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# Talk:Line (Euclidean geometry)/Draft

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## Contents

## Rather cryptic

"The following demonstrates a line:

Given a line AC Point B is on AC ABC is the same line AC"

— rather cryptic; what could it mean? Boris Tsirelson 19:39, 27 March 2010 (UTC)

## Lead

Boris, could you provide a short lead? If I do it then I will probably not be allowed to approve it. Somewhere the long form "straight line" should also be mentioned. --Peter Schmitt 23:07, 11 May 2010 (UTC)

- I shall try. Boris Tsirelson 05:53, 12 May 2010 (UTC)

- The following needs some clarification, I think:
- "a straight curve having no thickness" -- this is really difficult. But "straight" has to be defined (and all curves have no thickness)
- do you think that "an infinite (uniform) curve that looks the same everywhere", or "that can be shifted along itself" could work?

- "can be defined in terms of distances" -- assuming some (intuitive?) notion of space
- the definitions use sets of points with a given property (similar plane)

- "a straight curve having no thickness" -- this is really difficult. But "straight" has to be defined (and all curves have no thickness)
- --Peter Schmitt 16:48, 14 May 2010 (UTC)

- The following needs some clarification, I think:

- Now it is really a problem. It reminds me of my exchange with Paul about "Plane":
- About the "flat surface in which a straight line joining any of its two points lies entirely on that surface" I wonder: does "flat" already mean "in which a straight line joining any of its two points lies entirely on that surface", or does it mean something different? Boris Tsirelson 08:50, 2 April 2010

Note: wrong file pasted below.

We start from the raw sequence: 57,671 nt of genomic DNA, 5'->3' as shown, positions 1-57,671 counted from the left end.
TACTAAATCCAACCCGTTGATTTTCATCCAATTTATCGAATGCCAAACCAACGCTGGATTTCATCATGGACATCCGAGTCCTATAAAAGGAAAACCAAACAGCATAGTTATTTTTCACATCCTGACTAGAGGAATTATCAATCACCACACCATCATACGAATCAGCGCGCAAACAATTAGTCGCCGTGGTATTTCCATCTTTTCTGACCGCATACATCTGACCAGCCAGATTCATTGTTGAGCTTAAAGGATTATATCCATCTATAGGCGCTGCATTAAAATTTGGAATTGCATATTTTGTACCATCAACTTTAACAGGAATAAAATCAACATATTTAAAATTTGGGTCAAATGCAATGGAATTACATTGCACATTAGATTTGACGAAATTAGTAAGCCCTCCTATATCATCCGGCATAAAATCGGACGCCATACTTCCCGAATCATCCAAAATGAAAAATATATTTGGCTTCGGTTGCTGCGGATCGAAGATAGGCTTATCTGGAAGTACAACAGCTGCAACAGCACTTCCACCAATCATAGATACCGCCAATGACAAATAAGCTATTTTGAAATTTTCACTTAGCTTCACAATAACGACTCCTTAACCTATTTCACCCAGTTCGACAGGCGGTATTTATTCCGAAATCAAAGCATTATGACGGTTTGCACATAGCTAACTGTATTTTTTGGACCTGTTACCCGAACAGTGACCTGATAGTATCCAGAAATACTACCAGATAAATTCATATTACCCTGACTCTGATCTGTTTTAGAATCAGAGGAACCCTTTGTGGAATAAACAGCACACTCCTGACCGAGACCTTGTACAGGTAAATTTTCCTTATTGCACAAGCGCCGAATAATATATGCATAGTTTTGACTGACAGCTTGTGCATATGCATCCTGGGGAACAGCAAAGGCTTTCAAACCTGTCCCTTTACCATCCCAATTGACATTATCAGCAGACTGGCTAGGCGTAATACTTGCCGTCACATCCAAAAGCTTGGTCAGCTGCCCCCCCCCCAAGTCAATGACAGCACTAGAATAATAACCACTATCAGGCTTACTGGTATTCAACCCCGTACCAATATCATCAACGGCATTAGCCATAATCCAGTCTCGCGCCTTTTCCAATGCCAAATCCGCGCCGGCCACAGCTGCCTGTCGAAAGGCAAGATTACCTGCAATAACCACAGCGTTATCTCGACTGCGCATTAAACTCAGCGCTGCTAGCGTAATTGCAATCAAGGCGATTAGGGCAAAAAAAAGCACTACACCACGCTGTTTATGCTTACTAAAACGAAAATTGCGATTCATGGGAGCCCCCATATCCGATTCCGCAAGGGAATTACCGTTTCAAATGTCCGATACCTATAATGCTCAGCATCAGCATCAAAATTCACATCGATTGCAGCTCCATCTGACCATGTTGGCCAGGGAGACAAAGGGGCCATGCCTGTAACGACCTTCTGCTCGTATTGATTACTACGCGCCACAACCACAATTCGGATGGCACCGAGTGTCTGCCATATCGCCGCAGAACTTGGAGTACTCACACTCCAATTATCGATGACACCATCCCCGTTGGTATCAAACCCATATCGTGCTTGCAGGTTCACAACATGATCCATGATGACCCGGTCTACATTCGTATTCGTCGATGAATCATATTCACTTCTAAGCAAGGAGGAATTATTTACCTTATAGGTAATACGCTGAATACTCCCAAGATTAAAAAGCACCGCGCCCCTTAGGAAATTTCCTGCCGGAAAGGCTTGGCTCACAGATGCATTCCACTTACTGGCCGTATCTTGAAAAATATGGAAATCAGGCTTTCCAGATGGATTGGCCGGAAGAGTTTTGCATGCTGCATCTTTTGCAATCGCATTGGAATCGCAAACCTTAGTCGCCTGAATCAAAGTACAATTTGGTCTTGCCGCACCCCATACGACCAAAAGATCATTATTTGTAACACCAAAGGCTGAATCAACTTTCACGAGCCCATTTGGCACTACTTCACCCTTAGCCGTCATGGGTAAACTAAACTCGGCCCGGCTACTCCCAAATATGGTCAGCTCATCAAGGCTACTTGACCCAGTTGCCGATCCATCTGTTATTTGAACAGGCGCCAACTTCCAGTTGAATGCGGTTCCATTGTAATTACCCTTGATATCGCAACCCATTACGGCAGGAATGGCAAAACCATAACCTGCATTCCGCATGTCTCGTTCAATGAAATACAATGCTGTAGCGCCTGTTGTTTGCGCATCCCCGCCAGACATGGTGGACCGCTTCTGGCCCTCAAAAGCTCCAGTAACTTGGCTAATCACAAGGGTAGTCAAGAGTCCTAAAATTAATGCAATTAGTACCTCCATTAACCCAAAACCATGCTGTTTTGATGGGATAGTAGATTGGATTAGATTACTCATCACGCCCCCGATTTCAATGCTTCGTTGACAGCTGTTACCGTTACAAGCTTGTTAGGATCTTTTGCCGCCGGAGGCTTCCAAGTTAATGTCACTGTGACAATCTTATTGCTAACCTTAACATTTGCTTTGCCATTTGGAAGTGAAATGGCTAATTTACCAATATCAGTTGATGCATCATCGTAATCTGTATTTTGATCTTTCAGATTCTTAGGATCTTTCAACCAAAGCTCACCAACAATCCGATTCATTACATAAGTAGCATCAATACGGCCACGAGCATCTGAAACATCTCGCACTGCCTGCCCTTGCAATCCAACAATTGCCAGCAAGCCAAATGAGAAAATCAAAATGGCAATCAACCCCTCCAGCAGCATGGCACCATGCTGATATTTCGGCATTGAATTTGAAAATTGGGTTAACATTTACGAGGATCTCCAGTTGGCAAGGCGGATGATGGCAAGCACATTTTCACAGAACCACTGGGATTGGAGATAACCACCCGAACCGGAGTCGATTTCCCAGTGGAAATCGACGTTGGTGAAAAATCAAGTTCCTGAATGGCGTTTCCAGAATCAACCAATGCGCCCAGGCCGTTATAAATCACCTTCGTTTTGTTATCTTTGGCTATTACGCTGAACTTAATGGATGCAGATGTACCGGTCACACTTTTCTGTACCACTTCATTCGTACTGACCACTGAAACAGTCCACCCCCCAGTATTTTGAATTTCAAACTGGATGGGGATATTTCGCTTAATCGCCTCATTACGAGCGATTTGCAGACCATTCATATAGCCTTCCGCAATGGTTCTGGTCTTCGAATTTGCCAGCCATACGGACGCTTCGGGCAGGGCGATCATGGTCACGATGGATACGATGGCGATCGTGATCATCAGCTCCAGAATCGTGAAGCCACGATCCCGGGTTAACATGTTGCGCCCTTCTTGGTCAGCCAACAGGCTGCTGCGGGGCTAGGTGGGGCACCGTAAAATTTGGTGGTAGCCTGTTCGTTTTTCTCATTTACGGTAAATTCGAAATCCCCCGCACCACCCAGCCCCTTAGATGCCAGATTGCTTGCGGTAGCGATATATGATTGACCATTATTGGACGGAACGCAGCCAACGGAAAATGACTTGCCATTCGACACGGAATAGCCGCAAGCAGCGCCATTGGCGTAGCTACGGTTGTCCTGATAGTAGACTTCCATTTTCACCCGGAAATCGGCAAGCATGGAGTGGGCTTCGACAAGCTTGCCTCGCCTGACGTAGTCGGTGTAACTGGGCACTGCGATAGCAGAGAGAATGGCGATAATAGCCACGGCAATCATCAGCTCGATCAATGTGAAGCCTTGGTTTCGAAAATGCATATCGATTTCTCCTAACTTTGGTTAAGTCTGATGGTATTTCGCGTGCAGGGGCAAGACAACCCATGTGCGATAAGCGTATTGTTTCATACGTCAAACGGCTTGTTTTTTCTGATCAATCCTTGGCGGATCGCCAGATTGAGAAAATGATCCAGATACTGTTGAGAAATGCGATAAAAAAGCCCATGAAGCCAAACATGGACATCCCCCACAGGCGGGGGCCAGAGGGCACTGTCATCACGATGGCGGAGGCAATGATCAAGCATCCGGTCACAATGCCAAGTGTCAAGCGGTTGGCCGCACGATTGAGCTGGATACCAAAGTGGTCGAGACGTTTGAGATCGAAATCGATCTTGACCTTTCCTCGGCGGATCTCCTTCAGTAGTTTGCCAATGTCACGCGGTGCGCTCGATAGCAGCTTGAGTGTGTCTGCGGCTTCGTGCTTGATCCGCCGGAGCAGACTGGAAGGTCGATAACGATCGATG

- The first sentence is from the Oxford Dictionary and hence "flat" is as the non-mathematician perceives it. (Undefined, intuitively clear, and perhaps somewhat redundant). --Paul Wormer 09:37, 2 April 2010
- Ah, yes, this is why I am reluctant to write introductions; I know that I am too much mathematical for this business. Boris Tsirelson 12:24, 2 April 2010

- The first sentence is from the Oxford Dictionary and hence "flat" is as the non-mathematician perceives it. (Undefined, intuitively clear, and perhaps somewhat redundant). --Paul Wormer 09:37, 2 April 2010

- About the "flat surface in which a straight line joining any of its two points lies entirely on that surface" I wonder: does "flat" already mean "in which a straight line joining any of its two points lies entirely on that surface", or does it mean something different? Boris Tsirelson 08:50, 2 April 2010
- As for me, the lead is hopelessly non-mathematical, but probably this is what it should be. Being reluctant but almost forced, I've collected a number of such texts scattered on the Internet (see the collection here) and did something similar. If you really want some local corrections to the lead, why not, I'll do. But if you want it to be mathematical then it is better to delete it and start from scratch. Boris Tsirelson 18:03, 15 May 2010 (UTC)

- Now it is really a problem. It reminds me of my exchange with Paul about "Plane":

(unindent)

Probably one could write (more than) an article about the notion of straight line from a philosophical or epistemological point of view,
but here we only need an introduction to what follows, so some modification should suffice, at least for now.
(I also checked some encyclopedia entries -- they usually shy away and start with something approximately mathematical.

Explaining the concept is difficult, and in this article you have described how to define lines given a previous notion of space and plane. Why not say this? The following shows what I mean by this:

- In Euclidean geometry, a
**line**(sometimes called, more explicitly, a**straight line**) is an abstract concept that models the common notion of a (uniform) curve that does not bend, has no thickness and extends infinitely in both directions. - It is closely related to other basic concepts of geometry, especially, distance: it provides the shortest path between any two of its points. Moreover, in space it can also be described as the intersection of two planes.
- It is, however, diffult to give a self-cntained definition of straight lines. Assuming an (intuitive or physical) idea of the geometry of a plane, "line" can be defined in terms of distances, orthogonality, coordinates etc. (as we shall do below).
- In a more abstract approach (vector spaces) lines are defined as one-dimensional affine subspaces.